Petitioner appealed, arguing only that his plea was not knowing, voluntary, and intelligent because trial counsel “intimated to him that local racial prejudice would make trying to put on a defense a futile gesture, even though [Petitioner] claimed he was innocent.” (State's Lodging C-2 at 8; see also State's Lodging C-5.) The Idaho Court of Appeals affirmed the trial court, and the Idaho Supreme Court denied review. (State's Lodging C-6; C-8.)

         Petitioner filed several other motions in his criminal case, including two motions for reconsideration of the denial of his first Rule 35 motion and to withdraw his plea, as well as numerous additional Rule 35 motions. (State's Lodging E-1 at 9-12, 19-24, 28-30, 34-36, 152-57.) The trial court denied these motions. (Id. at 16-17, 25-26, 31-32, 97-98, 146-47, 149-50, 158-59.) Petitioner appealed, but his appeal was later dismissed for failure to pay the fee for preparation of the record. (Id. at 103-05; State's Lodging D-1; D-2; D-3.)

         Petitioner then filed more motions for reduction of sentence and to withdraw his plea, which the trial court denied. (State's Lodging E-1 at 162-69, 181-82, 184-87, 189-93.) Petitioner appealed the denial of these motions, asserting that his request to withdraw his plea should have been granted and that his sentence was illegal. (See generally State's Lodging F-1; F-4 at 2-3.) The Idaho Court of Appeals turned down the most recent of Petitioner's arguments regarding his guilty plea because, under Idaho law, a trial court lacks jurisdiction to permit withdrawal of a plea after the judgment “has become final by virtue of its affirmance on appeal.” (State's Lodging F-4 at 2.) The state appellate court also held that Petitioner's sentence was legal on its face and that his remaining arguments with respect to his sentence were “beyond the scope of a Rule 35 motion.” (Id. at 3.) Petitioner did not seek review in the Idaho Supreme Court, and the Idaho Court of Appeals issued its remittitur. (State's Lodging F-5.)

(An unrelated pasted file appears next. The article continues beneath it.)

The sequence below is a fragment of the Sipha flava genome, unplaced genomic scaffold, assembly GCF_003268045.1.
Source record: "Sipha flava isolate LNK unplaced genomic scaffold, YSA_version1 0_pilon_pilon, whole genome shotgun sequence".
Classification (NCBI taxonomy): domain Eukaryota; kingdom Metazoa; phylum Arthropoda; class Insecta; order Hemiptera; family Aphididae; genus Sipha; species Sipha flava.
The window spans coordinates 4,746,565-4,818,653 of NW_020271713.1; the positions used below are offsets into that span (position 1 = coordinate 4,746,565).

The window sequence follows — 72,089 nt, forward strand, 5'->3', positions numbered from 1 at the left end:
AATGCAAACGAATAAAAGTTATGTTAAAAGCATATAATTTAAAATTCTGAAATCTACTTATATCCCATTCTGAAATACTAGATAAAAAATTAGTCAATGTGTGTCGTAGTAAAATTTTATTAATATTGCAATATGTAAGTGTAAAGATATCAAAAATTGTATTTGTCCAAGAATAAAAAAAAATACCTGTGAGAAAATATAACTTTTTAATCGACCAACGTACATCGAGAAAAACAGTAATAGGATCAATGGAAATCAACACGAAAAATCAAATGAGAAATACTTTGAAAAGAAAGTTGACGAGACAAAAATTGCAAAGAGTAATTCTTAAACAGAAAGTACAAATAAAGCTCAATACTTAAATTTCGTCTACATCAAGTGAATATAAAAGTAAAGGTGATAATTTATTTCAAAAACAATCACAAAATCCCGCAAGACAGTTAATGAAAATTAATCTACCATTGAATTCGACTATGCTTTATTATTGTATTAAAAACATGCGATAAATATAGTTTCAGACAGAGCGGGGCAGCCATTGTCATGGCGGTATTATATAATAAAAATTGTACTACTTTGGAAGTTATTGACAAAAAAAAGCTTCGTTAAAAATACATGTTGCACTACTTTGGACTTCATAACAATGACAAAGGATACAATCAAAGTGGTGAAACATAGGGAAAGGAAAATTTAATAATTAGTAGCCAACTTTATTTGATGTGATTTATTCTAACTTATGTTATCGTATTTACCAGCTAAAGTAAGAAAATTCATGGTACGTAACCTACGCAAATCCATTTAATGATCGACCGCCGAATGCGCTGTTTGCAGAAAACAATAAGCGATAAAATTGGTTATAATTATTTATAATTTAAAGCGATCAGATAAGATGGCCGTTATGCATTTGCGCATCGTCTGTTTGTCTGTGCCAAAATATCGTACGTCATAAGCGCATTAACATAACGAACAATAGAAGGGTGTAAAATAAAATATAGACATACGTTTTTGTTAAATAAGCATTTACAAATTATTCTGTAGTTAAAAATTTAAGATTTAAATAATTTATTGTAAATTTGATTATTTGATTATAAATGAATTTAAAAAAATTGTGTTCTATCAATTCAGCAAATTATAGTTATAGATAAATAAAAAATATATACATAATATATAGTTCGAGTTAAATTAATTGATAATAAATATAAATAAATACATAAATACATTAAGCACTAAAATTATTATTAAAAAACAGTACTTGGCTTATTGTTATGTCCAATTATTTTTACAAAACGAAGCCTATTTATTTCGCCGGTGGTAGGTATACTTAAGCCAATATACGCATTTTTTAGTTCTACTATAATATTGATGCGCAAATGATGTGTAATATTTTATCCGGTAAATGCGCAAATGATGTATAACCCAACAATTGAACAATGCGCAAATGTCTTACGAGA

In the instant federal habeas corpus petition, Petitioner asserts the following claims:

Claim 1: The state breached the plea agreement in violation of the Due Process Clause.
Claim 2: Petitioner was never given Miranda warnings in violation of the Fifth Amendment.
Claim 3: Petitioner's due process rights were violated when an Ada County Sheriff's Deputy used excessive force against Petitioner on multiple occasions, filed a false disciplinary report against Petitioner, and punished Petitioner for his complaints and grievances.
Claim 4: Petitioner was denied the effective assistance of counsel, in violation of the Sixth Amendment, based on trial counsel's (a) failing to assert a speedy trial violation, (b) failing to assert a Fifth Amendment, (c) failing to conduct adequate research, (d) failing to assert a due process violation, and (e) informing Petitioner that “local racial prejudice would make trying to put on a defense a futile gesture, ” thereby rendering Petitioner's plea involuntary and unknowing.
Claim 5: Petitioner's rights were violated because the statute under which Petitioner was convicted, Idaho Code § 18-1501(1), “does not fit criteria of a felony but a misdemeanor.” Claim 6: Petitioner's right to be free from discrimination was ...